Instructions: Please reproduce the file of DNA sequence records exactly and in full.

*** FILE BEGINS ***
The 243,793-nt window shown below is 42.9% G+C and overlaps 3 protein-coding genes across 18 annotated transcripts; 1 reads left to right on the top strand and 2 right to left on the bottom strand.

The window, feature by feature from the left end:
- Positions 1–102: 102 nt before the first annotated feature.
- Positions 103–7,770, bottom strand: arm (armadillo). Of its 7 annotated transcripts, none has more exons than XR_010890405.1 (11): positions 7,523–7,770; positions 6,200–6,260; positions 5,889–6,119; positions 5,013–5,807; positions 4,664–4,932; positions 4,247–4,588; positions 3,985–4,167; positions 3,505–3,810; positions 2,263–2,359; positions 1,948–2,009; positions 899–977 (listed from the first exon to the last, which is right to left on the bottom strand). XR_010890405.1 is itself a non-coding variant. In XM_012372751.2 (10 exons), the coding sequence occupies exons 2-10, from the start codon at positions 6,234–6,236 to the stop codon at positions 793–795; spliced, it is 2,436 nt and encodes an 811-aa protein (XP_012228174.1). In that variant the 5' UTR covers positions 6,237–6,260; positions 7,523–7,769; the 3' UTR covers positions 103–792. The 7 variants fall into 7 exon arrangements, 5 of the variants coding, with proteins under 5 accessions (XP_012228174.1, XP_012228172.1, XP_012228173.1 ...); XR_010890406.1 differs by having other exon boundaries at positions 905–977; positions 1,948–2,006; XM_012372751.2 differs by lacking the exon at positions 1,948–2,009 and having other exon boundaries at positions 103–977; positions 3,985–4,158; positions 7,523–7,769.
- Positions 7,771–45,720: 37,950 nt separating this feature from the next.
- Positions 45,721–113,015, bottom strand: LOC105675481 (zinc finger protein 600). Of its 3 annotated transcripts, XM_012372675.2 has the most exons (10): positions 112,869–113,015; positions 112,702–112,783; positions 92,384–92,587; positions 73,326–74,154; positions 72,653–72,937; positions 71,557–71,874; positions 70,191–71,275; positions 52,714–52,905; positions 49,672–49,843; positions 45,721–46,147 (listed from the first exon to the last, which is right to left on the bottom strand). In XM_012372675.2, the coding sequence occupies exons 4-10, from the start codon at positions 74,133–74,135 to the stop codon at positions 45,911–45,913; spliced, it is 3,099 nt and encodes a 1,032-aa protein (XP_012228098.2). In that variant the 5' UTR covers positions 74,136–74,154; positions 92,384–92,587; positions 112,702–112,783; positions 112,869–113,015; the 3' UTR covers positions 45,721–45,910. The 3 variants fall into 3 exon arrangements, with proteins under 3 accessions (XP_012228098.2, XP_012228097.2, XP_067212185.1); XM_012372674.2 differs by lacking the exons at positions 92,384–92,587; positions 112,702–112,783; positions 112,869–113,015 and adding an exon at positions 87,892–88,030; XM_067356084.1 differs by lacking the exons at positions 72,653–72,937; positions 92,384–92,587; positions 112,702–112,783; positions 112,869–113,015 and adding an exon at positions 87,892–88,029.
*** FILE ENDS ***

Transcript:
The 243,793-nt window shown below is 42.9% G+C and overlaps 3 protein-coding genes across 18 annotated transcripts; 1 reads left to right on the top strand and 2 right to left on the bottom strand.

The window, feature by feature from the left end:
- Positions 1–102: 102 nt before the first annotated feature.
- Positions 103–7,770, bottom strand: arm (armadillo). Of its 7 annotated transcripts, none has more exons than XR_010890405.1 (11): positions 7,523–7,770; positions 6,200–6,260; positions 5,889–6,119; positions 5,013–5,807; positions 4,664–4,932; positions 4,247–4,588; positions 3,985–4,167; positions 3,505–3,810; positions 2,263–2,359; positions 1,948–2,009; positions 899–977 (listed from the first exon to the last, which is right to left on the bottom strand). XR_010890405.1 is itself a non-coding variant. In XM_012372751.2 (10 exons), the coding sequence occupies exons 2-10, from the start codon at positions 6,234–6,236 to the stop codon at positions 793–795; spliced, it is 2,436 nt and encodes an 811-aa protein (XP_012228174.1). In that variant the 5' UTR covers positions 6,237–6,260; positions 7,523–7,769; the 3' UTR covers positions 103–792. The 7 variants fall into 7 exon arrangements, 5 of the variants coding, with proteins under 5 accessions (XP_012228174.1, XP_012228172.1, XP_012228173.1 ...); XR_010890406.1 differs by having other exon boundaries at positions 905–977; positions 1,948–2,006; XM_012372751.2 differs by lacking the exon at positions 1,948–2,009 and having other exon boundaries at positions 103–977; positions 3,985–4,158; positions 7,523–7,769.
- Positions 7,771–45,720: 37,950 nt separating this feature from the next.
- Positions 45,721–113,015, bottom strand: LOC105675481 (zinc finger protein 600). Of its 3 annotated transcripts, XM_012372675.2 has the most exons (10): positions 112,869–113,015; positions 112,702–112,783; positions 92,384–92,587; positions 73,326–74,154; positions 72,653–72,937; positions 71,557–71,874; positions 70,191–71,275; positions 52,714–52,905; positions 49,672–49,843; positions 45,721–46,147 (listed from the first exon to the last, which is right to left on the bottom strand). In XM_012372675.2, the coding sequence occupies exons 4-10, from the start codon at positions 74,133–74,135 to the stop codon at positions 45,911–45,913; spliced, it is 3,099 nt and encodes a 1,032-aa protein (XP_012228098.2). In that variant the 5' UTR covers positions 74,136–74,154; positions 92,384–92,587; positions 112,702–112,783; positions 112,869–113,015; the 3' UTR covers positions 45,721–45,910. The 3 variants fall into 3 exon arrangements, with proteins under 3 accessions (XP_012228098.2, XP_012228097.2, XP_067212185.1); XM_012372674.2 differs by lacking the exons at positions 92,384–92,587; positions 112,702–112,783; positions 112,869–113,015 and adding an exon at positions 87,892–88,030; XM_067356084.1 differs by lacking the exons at positions 72,653–72,937; positions 92,384–92,587; positions 112,702–112,783; positions 112,869–113,015 and adding an exon at positions 87,892–88,029.